8. Twin Peaks: Fire Walk With Me: Hindered by the fatal flaw of needlessly exploring the previously unseen, already mysterious final days of Laura Palmer, Fire Walk With Me is essentially doomed by definition, fated to play like a tacked-on addendum to an enigmatic success. But for all its sloppiness, Lynch, against all odds, does manage to pose a relatively persuasive argument for the film's existence. Alongside awkward shifts in tone and Lynch's rare comedic misfires, there are scenes of devastating intimacy and psychological rawness. The film's treatment of Laura Palmer's disturbed case is - in the company of several more elliptical presentations of mental illness in Lynch's oeuvre - refreshingly direct and unflinching.
9. The Elephant Man: This strikes me as Lynch's most commercial effort; others may point to The Straight Story, but that film feels genuine and heartfelt to me, a real expression of a certain part of Lynch's spirit. Too often, The Elephant Man, even in spite of its occasional Lynchian flourishes (I think of corporate chains advertising the one "signature" aspect of their otherwise slickly manufactured product), comes across as a Respectable Great Film, which is to say it's well-made and suggestive of "human themes," but it's rarely evocative or expressive. As far as Oscar-worthy projects go, this is fairly adventurous, with exceptionally tender performances from John Hurt and Anthony Hopkins at its center, but none of Lynch's features feel this much like they could have been directed by anyone.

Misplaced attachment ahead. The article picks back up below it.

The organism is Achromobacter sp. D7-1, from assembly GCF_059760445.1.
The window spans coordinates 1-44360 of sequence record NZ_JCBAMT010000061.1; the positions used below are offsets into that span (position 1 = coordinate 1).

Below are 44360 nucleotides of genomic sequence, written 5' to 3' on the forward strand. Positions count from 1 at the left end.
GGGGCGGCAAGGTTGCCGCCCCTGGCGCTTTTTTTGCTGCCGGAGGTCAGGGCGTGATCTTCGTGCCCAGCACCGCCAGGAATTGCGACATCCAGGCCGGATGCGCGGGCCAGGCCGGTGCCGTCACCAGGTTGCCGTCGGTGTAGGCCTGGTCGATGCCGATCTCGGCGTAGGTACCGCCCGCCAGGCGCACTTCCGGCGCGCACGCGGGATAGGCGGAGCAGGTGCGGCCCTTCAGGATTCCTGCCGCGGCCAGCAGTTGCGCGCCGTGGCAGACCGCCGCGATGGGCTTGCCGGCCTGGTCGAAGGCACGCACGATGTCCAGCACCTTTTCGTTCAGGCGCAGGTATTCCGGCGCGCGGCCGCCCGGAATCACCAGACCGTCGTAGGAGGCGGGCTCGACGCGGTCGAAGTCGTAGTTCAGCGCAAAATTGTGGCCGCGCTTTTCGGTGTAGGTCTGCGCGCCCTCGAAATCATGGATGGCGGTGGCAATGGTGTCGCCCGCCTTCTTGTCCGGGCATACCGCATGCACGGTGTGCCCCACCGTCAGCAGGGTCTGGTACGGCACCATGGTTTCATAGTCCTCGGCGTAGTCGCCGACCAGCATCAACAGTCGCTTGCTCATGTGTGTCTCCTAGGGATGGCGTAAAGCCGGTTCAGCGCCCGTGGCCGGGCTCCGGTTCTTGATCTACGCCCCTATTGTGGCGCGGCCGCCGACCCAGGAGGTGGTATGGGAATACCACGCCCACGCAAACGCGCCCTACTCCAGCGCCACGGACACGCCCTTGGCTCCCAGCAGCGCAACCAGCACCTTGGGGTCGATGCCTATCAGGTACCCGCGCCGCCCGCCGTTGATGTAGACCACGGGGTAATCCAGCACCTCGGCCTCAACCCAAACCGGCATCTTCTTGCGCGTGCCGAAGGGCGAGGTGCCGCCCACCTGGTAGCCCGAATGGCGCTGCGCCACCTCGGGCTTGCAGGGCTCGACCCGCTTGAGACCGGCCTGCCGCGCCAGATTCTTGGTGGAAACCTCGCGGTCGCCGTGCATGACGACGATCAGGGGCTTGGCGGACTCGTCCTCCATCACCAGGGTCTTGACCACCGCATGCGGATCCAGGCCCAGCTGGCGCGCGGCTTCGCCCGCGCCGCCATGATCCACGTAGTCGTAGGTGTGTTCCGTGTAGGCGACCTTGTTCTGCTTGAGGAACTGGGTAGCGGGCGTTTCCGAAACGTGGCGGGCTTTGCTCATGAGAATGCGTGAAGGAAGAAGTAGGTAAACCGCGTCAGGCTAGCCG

10. Wild at Heart: Wild at Heart is the schematic design of Blue Velvet taken to the nth degree minus the thrilling surface pleasures and presented with barely half the conviction, coherence, or control. It's the stuff of midnight movies, and that's fine if that's what you're after, but since its appeal never reaches beyond ironic jeers and mocking hollers I can't see the value in it. Without the peculiar sincerity that, say, John Waters brought to this type of material, the film just comes across as ugly and hateful, as well as a seemingly deliberate dumbing down of Lynch's talents. Also, there are Wizard of Oz motifs of unintentional hilarity. Enough said.
11. Dune: I'm tempted to not even include Dune in a summary of Lynch's features because of its well-documented production obstacles and nearly author-less patina (see: Alan Smithee). But it remains on his IMDB page and for good enough reason; there's a lot in the film that is recognizably the creation of Lynch (an obsession with grotesque wormlike objects, an affinity with Kyle MacLachlan, a penchant for exaggerated character traits). I'd like to say that there's charm to its cardboard sets, bulky costumes, awful special effects, and inscrutable plotting, but that would be a lie. I will not pretend that I was even lightly entertained by this insufferable behemoth.
Shorts / Oddities
1. The Grandmother: (From my 2009 review) "Lynch's ability to shock and disquiet with his early style reached its zenith with 1970's American Film Institute-funded The Grandmother, yet another oddball mixture of animation and live action. The film was his longest piece yet at 34 minutes, and also his most dense, despite being wordless. Shot in a chiaroscuro gloom, it follows the experiences of a young boy in a black suit living in a Gothic, shadowy home with his two subhuman parents."